Minister Carr in Washington to discuss rules-based trade and World Trade Organization reform

News release

May 7, 2019 - Washington, D.C. - Global Affairs Canada

Canada’s trade diversification strategy is focused on securing access to new markets and supporting Canadian businesses of all sizes to reach new customers abroad in order to create jobs for the Canadian middle class here at home. 

Today in Washington, D.C., the Honourable Jim Carr, Minister of International Trade Diversification, discussed Canada’s long-standing commitment to the rules-based international trade system and its deep ties to the countries of Latin America and the Caribbean. He also engaged with industry stakeholders on Canada-United States trade issues.

In a round-table discussion with thought leaders on World Trade Organization (WTO) reform, Minister Carr underscored Canada’s ongoing commitment to improving the multilateral trading system. He exchanged views on ways to modernize the WTO, which supports a rules-based system and contributes to global prosperity.

Later in the day at the 49th Washington Conference on the Americas hosted by the Council of the Americas and the U.S. Department of State, the Minister will speak of Canada’s leadership in advancing meaningful and pragmatic improvements to the WTO. He will also elaborate on Canada’s long-standing people-to-people, cultural, trade and investment ties to the Americas.


“Canada’s relationship with the Americas is an enduring one because of the deep ties between our people and the growing trade ties that contribute to our mutual success. It is important that together we support efforts to modernize the World Trade Organization so it reflects the realities of a trading system of the 21st century. Canada’s engagement with the Americas will continue to be a priority for our government, providing new opportunities for economic growth and prosperity across the hemisphere.”

    - Jim Carr, Minister of International Trade Diversification

Quick facts

  • WTO

    • Canada hosted ministers from 12 WTO member states at the Ottawa Ministerial on WTO Reform on October 24 and 25, 2018, and led a similar meeting in Davos, Switzerland, on January 24, 2019.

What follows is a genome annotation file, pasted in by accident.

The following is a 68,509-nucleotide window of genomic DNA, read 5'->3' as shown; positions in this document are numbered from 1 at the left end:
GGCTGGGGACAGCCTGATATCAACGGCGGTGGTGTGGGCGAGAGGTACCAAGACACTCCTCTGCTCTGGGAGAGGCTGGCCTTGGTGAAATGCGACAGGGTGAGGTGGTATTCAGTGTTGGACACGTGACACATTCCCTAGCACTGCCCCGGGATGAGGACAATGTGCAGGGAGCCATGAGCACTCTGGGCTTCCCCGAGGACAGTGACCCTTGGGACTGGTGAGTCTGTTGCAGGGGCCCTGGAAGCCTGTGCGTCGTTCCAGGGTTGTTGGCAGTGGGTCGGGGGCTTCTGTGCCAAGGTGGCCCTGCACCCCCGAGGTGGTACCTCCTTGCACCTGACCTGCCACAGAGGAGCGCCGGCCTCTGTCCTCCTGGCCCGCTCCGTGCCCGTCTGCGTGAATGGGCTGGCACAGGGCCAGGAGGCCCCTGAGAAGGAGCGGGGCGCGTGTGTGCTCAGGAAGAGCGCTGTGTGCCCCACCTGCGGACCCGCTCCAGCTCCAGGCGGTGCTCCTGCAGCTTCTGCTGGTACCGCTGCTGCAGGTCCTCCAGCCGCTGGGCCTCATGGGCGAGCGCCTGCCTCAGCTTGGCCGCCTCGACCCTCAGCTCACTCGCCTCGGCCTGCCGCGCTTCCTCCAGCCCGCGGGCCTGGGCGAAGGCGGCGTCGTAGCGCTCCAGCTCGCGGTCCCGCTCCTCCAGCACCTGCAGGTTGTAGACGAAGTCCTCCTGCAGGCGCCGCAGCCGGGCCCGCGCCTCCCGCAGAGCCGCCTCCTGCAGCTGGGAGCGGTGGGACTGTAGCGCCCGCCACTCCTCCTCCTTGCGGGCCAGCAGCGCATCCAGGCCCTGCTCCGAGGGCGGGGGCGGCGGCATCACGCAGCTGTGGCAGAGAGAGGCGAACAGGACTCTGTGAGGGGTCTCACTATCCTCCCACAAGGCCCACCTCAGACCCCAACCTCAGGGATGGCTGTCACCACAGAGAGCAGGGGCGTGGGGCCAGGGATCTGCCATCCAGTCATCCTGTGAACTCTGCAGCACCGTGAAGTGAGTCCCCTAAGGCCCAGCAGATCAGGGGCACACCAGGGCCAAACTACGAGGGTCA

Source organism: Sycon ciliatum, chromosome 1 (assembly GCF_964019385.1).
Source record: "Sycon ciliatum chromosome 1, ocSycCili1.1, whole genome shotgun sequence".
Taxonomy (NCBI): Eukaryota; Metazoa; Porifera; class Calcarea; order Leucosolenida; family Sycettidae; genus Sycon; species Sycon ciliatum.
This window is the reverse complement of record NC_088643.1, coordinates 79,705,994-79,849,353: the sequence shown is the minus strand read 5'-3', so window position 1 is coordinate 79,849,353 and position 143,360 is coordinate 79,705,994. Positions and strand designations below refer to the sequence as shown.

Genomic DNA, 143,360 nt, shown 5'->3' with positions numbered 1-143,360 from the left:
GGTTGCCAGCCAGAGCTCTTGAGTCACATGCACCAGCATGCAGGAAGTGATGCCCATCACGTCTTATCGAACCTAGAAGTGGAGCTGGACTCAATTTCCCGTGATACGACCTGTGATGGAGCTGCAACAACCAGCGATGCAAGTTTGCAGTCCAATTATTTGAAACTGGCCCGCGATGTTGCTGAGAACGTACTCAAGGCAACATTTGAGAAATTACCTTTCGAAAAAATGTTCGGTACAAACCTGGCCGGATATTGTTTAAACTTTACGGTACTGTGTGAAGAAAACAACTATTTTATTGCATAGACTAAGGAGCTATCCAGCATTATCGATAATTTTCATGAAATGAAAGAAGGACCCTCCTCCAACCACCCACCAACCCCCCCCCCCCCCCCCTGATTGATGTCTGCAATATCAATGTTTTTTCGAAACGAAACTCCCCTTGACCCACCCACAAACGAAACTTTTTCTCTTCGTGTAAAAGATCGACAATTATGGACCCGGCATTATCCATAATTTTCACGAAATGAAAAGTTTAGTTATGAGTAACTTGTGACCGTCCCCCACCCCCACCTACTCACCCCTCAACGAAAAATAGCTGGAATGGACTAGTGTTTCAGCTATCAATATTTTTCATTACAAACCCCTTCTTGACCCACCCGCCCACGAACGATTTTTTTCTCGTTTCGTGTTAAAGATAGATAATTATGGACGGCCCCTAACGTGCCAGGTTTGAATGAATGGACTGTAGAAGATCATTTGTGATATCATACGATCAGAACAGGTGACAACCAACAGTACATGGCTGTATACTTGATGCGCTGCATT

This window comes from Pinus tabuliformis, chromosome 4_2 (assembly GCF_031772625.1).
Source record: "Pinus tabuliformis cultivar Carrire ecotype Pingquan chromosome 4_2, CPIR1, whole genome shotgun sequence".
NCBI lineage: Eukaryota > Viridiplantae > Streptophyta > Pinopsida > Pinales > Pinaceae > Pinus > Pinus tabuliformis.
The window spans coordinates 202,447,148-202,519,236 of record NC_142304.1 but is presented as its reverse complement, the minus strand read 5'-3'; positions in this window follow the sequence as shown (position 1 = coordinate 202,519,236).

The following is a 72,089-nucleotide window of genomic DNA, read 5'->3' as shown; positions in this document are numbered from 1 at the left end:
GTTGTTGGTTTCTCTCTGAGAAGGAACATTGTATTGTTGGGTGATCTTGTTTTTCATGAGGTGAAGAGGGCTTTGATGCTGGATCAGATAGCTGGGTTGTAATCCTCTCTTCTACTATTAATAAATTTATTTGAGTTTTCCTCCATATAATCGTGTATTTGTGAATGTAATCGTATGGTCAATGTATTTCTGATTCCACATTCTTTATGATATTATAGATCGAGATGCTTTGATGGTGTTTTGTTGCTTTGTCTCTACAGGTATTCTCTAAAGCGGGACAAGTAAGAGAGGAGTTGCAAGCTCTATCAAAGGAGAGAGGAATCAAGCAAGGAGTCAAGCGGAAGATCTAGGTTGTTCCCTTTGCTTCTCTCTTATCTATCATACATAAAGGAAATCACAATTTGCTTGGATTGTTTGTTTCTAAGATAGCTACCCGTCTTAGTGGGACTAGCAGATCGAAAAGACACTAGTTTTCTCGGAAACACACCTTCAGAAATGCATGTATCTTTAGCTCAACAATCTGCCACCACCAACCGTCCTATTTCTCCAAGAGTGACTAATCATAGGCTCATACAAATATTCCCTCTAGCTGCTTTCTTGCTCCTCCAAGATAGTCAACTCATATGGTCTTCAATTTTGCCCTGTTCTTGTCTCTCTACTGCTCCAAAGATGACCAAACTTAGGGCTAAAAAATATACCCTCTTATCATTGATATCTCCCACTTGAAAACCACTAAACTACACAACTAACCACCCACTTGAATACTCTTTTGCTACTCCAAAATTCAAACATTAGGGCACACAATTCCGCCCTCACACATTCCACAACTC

• Canada and the Americas

    • Canada’s engagement in Latin America and the Caribbean region centres around:
      • promoting democracy, human rights, inclusion and diversity
      • supporting inclusive growth and poverty eradication
      • supporting climate change mitigation and adaptation
      • improving regional security
    • Canada’s international assistance in Latin America and the Caribbean focuses on the empowerment of women and girls and the advancement of a progressive, feminist agenda that promotes human rights, prosperity, resilience and democratic governance.
    • Canada has seven free trade agreements in Latin America, with Chile, Colombia, Costa Rica, Honduras, Panama, Peru and Mexico.
    • Canada is also pursuing free trade negotiations with two of the most important economic blocs in Latin America: Mercosur, composed of Argentina, Brazil, Paraguay and Uruguay; and the Pacific Alliance, composed of Chile, Colombia, Mexico and Peru.
  • Canadian trade

    • Canada has 14 free trade agreements in place with 51 individual countries which, in 2018, collectively had an estimated population of just under 1.5 billion people and an estimated gross domestic product (GDP) of almost US$52.4 trillion (Can$67.8 trillion).
    • Canada and the United States have one of the largest trading relationships in the world. Canada is the largest export market for the United States—larger than China, Japan and the United Kingdom combined.
    • The globally competitive regional market created under the original North American Free Trade Agreement in 1994 today accounts for more than 489 million consumers and a combined GDP of more than US$23.4 trillion (Can$30.4 trillion).

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